The Union health ministry, on June 29, issued fresh guidelines on COVID-19 surveillance in the country saying that sewage or wastewater surveillance should be carried out in states and samples from large outbreaks should be subjected to whole genome sequencing.
The guidelines come in the wake of fresh surge in coronavirus infections being reported from parts of the country over the last six weeks.
In a letter written to the health secretaries of the states, Union Health Secretary Rajesh Bhushan wrote that there should be random screening of 2 percent of all international passengers coming to India using RTPCR.
The specimen from the positive samples should be mandatorily sent for genomic surveillance, he stressed.
The letter also said that all healthcare facilities should report influenza-like illnesses to the Integrated Disease Surveillance Programme (IDSP) and district surveillance office would be responsible to analyse the data and a proportion—5 percent- of such ILI cases should be tested through RTPCR.
Frequently Asked Questions
A vaccine works by mimicking a natural infection. A vaccine not only induces immune response to protect people from any future COVID-19 infection, but also helps quickly build herd immunity to put an end to the pandemic. Herd immunity occurs when a sufficient percentage of a population becomes immune to a disease, making the spread of disease from person to person unlikely. The good news is that SARS-CoV-2 virus has been fairly stable, which increases the viability of a vaccine.
There are broadly four types of vaccine — one, a vaccine based on the whole virus (this could be either inactivated, or an attenuated [weakened] virus vaccine); two, a non-replicating viral vector vaccine that uses a benign virus as vector that carries the antigen of SARS-CoV; three, nucleic-acid vaccines that have genetic material like DNA and RNA of antigens like spike protein given to a person, helping human cells decode genetic material and produce the vaccine; and four, protein subunit vaccine wherein the recombinant proteins of SARS-COV-2 along with an adjuvant (booster) is given as a vaccine.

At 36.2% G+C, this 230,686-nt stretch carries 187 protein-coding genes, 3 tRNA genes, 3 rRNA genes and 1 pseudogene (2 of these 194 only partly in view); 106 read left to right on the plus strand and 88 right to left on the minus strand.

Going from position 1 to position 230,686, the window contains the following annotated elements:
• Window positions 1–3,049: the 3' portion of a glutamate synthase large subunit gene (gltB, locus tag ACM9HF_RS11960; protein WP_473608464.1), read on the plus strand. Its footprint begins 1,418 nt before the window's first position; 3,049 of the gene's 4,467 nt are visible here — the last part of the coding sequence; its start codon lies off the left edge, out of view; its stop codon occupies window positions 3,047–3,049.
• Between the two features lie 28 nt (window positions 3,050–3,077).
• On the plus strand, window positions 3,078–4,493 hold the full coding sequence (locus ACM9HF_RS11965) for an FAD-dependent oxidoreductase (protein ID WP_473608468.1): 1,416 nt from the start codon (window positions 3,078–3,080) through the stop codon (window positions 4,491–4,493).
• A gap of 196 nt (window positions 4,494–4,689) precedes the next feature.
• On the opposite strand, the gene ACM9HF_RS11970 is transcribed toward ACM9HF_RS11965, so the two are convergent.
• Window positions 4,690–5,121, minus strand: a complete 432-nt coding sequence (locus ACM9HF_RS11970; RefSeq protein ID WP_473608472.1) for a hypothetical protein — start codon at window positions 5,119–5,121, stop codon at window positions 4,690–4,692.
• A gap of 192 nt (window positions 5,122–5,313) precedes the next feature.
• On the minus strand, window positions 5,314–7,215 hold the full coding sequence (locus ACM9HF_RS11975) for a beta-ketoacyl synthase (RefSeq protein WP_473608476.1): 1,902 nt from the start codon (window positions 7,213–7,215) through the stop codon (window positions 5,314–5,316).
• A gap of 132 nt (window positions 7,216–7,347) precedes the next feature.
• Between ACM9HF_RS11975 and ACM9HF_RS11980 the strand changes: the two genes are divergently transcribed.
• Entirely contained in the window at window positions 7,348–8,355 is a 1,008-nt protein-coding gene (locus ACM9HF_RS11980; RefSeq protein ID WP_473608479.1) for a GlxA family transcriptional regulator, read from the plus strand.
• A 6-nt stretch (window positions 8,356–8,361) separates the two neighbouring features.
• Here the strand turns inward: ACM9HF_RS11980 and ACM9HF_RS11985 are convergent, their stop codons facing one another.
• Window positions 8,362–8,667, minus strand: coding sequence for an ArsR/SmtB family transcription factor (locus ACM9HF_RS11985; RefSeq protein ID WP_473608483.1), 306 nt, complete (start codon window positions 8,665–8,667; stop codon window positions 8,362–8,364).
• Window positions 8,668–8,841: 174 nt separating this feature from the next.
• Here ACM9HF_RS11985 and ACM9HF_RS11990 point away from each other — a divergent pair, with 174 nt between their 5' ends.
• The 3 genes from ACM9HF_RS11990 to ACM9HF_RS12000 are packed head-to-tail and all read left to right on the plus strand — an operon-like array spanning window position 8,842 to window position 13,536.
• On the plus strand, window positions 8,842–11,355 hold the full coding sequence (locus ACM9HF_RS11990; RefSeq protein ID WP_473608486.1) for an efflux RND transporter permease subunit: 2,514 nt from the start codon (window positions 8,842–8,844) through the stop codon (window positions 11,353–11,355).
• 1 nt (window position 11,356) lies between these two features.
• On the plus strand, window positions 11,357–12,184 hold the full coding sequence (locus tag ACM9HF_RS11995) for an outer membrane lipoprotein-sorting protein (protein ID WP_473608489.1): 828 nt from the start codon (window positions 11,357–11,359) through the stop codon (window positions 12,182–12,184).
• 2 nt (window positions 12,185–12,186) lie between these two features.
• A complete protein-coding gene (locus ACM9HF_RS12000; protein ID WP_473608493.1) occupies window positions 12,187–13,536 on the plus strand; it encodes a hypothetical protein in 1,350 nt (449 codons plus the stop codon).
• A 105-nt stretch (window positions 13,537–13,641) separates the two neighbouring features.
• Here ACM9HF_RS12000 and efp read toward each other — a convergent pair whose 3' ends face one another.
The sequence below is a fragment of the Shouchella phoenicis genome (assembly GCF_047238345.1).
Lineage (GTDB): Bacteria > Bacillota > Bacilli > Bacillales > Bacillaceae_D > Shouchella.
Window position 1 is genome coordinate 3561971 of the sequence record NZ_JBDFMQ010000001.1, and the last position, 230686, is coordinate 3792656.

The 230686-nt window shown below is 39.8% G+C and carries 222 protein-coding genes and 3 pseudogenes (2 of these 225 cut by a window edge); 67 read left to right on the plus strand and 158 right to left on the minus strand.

Vaccine development is a long, complex process. Unlike drugs that are given to people with a diseased, vaccines are given to healthy people and also vulnerable sections such as children, pregnant women and the elderly. So rigorous tests are compulsory. History says that the fastest time it took to develop a vaccine is five years, but it usually takes double or sometimes triple that time.
As per the guidelines, monitoring of severe acute respiratory illnesses in district hospitals and in selected tertiary care hospitals is a must and the data generated through the measure has to be shared with the Centre by the state IDSP units.
Using the data generated by the states in the event of early detection of unusual events in the community such as large outbreaks, unusual clinical presentation of cases, mortalities, state or district rapid response teams should carry out outbreak investigation, the Centre has said.